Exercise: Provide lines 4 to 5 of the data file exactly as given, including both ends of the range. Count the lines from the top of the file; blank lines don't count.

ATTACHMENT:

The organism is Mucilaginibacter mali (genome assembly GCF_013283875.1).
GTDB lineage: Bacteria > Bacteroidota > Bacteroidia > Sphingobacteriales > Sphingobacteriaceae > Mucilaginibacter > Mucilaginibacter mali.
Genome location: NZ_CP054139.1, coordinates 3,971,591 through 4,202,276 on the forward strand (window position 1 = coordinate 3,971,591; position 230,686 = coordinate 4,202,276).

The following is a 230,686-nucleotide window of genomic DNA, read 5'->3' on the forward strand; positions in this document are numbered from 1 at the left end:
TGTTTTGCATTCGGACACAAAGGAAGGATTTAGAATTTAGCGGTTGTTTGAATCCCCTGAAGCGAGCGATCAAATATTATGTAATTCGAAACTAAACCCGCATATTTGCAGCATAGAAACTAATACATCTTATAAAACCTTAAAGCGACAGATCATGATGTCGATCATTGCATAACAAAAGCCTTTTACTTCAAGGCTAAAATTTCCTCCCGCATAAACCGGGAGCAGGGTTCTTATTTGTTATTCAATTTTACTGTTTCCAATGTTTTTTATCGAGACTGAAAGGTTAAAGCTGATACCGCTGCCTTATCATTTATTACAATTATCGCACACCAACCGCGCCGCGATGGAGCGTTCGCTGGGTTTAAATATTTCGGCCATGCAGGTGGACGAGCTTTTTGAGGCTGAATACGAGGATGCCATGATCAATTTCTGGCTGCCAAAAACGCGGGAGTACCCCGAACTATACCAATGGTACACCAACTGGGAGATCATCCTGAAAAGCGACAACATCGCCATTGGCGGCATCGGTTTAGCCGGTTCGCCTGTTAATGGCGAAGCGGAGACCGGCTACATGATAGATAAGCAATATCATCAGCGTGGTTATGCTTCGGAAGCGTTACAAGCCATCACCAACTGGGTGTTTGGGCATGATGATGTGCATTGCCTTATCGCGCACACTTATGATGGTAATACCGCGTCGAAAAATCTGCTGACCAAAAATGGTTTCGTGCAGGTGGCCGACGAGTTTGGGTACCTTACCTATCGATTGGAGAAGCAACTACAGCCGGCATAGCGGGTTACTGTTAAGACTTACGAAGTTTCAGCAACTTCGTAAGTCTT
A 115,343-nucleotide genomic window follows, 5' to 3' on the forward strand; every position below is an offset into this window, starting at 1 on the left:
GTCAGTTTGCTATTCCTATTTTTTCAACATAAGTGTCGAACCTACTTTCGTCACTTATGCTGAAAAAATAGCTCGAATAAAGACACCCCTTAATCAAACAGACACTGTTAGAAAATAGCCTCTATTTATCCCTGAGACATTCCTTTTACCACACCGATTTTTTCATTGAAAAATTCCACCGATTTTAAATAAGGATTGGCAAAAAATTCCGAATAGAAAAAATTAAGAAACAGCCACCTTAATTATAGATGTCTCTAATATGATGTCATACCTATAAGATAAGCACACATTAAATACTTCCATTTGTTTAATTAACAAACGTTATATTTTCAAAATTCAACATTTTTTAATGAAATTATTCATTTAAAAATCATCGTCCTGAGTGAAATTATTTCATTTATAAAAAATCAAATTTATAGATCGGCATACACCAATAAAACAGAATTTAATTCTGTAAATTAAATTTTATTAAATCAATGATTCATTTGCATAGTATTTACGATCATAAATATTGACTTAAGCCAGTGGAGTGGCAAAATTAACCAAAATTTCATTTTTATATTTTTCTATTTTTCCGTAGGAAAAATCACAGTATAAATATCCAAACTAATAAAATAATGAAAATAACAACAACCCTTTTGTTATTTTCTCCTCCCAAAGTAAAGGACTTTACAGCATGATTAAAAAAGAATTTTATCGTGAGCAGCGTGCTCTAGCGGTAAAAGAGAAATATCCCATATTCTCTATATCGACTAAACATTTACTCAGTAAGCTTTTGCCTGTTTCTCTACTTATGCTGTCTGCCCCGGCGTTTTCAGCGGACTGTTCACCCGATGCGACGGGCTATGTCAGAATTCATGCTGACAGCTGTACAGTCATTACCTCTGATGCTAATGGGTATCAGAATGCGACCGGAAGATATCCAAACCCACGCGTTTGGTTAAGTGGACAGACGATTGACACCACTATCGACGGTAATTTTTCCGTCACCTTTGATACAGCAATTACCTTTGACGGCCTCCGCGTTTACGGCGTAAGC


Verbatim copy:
The following is a 230,686-nucleotide window of genomic DNA, read 5'->3' on the forward strand; positions in this document are numbered from 1 at the left end:
TGTTTTGCATTCGGACACAAAGGAAGGATTTAGAATTTAGCGGTTGTTTGAATCCCCTGAAGCGAGCGATCAAATATTATGTAATTCGAAACTAAACCCGCATATTTGCAGCATAGAAACTAATACATCTTATAAAACCTTAAAGCGACAGATCATGATGTCGATCATTGCATAACAAAAGCCTTTTACTTCAAGGCTAAAATTTCCTCCCGCATAAACCGGGAGCAGGGTTCTTATTTGTTATTCAATTTTACTGTTTCCAATGTTTTTTATCGAGACTGAAAGGTTAAAGCTGATACCGCTGCCTTATCATTTATTACAATTATCGCACACCAACCGCGCCGCGATGGAGCGTTCGCTGGGTTTAAATATTTCGGCCATGCAGGTGGACGAGCTTTTTGAGGCTGAATACGAGGATGCCATGATCAATTTCTGGCTGCCAAAAACGCGGGAGTACCCCGAACTATACCAATGGTACACCAACTGGGAGATCATCCTGAAAAGCGACAACATCGCCATTGGCGGCATCGGTTTAGCCGGTTCGCCTGTTAATGGCGAAGCGGAGACCGGCTACATGATAGATAAGCAATATCATCAGCGTGGTTATGCTTCGGAAGCGTTACAAGCCATCACCAACTGGGTGTTTGGGCATGATGATGTGCATTGCCTTATCGCGCACACTTATGATGGTAATACCGCGTCGAAAAATCTGCTGACCAAAAATGGTTTCGTGCAGGTGGCCGACGAGTTTGGGTACCTTACCTATCGATTGGAGAAGCAACTACAGCCGGCATAGCGGGTTACTGTTAAGACTTACGAAGTTTCAGCAACTTCGTAAGTCTT